Although some garden ornaments do look good enough to eat, you’d be advised to refrain from actually taking a bite out of them – well that’s not the case at the White House.
The US President’s residence unveiled its Christmas decorations for this year today, with the theme being “Joy to All”, and First Lady Michelle Obama revealed that at their heart lies a 300lb gingerbread replica of the White House itself in the State Dining Room.
The model is incredibly detailed, including a marzipan rendering of the building’s kitchen garden – complete with garden statues. Another set of garden ornaments portray the much-loved “First Dog” Bo, a Portuguese water dog.
All in all, there are 40 “Bo-Flake” ornaments throughout the White House, with cut-out images of the pooch, as well as a full life-size replica – holding fairy lights in his mouth – in its East Garden Room, as well as a massive statue of Bo next to the gingerbread White House.
Ms Obama was asked about the decorations when unveiling them before an invited audience of military families, saying that the many Bo statues reflected his high standing.
“He’s almost as big as the house. He is such a huge personality,” she declared.
Rich Australians with massive backyards will soon have a chance to buy some unique garden ornaments when this year’s Sculpture by the Sea exhibition at Bondi Beach comes to a close.
Reports this week revealed that after 500,000 visitors came to the exhibition, up to 16 of the huge sculptures have already been sold to companies and private individuals, with one going for a princely $100,000. It’s not too late to get one for yourself, however. Some 88 of the 113 sculptures were for sale, with prices starting at $400.
As the works are dismantled, some of them are going to be reassembled in private homes, farms and beach houses, while others are shipped overseas to become garden ornaments in Canada and New Zealand. One was donated to Sydney’s Royal Botanic Gardens, while another will remain silhouetted on the Bondi headland after being donated to the local Waverley Council.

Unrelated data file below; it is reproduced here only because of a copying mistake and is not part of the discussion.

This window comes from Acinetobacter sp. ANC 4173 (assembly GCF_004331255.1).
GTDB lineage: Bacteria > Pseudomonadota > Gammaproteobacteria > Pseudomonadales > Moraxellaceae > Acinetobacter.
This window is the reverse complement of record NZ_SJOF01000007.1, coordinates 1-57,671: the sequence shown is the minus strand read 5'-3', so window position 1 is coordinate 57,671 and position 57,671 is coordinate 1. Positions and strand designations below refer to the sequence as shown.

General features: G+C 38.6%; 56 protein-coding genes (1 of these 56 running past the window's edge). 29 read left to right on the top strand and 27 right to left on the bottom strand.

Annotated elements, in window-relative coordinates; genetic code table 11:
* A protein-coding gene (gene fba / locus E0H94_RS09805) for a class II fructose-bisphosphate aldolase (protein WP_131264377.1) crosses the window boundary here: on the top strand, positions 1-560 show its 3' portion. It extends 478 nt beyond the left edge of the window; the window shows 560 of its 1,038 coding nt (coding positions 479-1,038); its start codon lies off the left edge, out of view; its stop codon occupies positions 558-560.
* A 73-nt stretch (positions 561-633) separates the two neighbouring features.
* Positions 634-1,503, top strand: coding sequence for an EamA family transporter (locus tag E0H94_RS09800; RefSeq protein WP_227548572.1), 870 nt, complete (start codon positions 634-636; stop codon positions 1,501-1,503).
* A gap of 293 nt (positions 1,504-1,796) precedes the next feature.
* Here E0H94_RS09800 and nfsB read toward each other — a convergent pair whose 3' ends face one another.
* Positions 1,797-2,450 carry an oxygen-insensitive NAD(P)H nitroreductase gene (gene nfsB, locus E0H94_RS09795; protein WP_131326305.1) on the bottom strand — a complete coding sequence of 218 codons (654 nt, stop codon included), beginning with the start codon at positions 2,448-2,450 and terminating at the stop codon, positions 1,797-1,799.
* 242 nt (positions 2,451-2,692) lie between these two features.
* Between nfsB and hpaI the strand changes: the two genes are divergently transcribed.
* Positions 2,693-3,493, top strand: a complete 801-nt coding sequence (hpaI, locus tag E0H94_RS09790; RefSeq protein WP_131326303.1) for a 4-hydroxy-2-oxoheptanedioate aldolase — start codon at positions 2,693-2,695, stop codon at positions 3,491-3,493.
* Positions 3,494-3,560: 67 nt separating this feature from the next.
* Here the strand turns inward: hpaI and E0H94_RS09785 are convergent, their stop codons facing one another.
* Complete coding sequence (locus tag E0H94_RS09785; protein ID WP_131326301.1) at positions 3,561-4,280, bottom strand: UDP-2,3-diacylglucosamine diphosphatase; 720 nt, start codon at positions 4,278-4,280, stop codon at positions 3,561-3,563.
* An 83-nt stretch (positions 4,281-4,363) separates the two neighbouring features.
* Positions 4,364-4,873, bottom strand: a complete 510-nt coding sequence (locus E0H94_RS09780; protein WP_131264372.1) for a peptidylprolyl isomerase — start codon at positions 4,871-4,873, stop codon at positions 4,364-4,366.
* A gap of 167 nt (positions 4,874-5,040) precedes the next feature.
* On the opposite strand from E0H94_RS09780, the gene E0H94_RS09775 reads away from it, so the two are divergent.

The unfortunate few that do not find a new home are set to be washed away by the sea.
The sculptures were on display for 18 days at the end of October, and dismantling began on 6 November, with two cranes and a fleet of vehicles engaged to move the items.
Their true place is surely as garden ornaments, but amateur divers in the Lake District recently revealed one of the quirkier aspects of their hobby – the concealing deep underwater of garden gnomes.
The BBC reported at the end of last month on the gnomes lurking beneath Wastwater – England’s depeest lake. With depths of some 260 feet, it is not a place for the inexperienced lake diver, but it turns out that some old hands have been placing the garden statues there for years.
Kendal and Lakes Sub Aqua Club diving officer Paul Fray told the Beeb that the gnomes popped up in pictures on diving websites and forums, and the practice was common in many lakes around the world.
“It’s the funny thing with divers, they do pop up in some odd places,” he said. “Mind, it’s the best place for them because I think they look silly in a garden.”
The authorities are not so amused. Police divers have on several occasions tried to remove the gnomes, fearing their attractions might literally lure novice divers out of their depth. The gnomes have always been replaced by other divers, however, so it appears the gnomes of Wastwater are here to stay.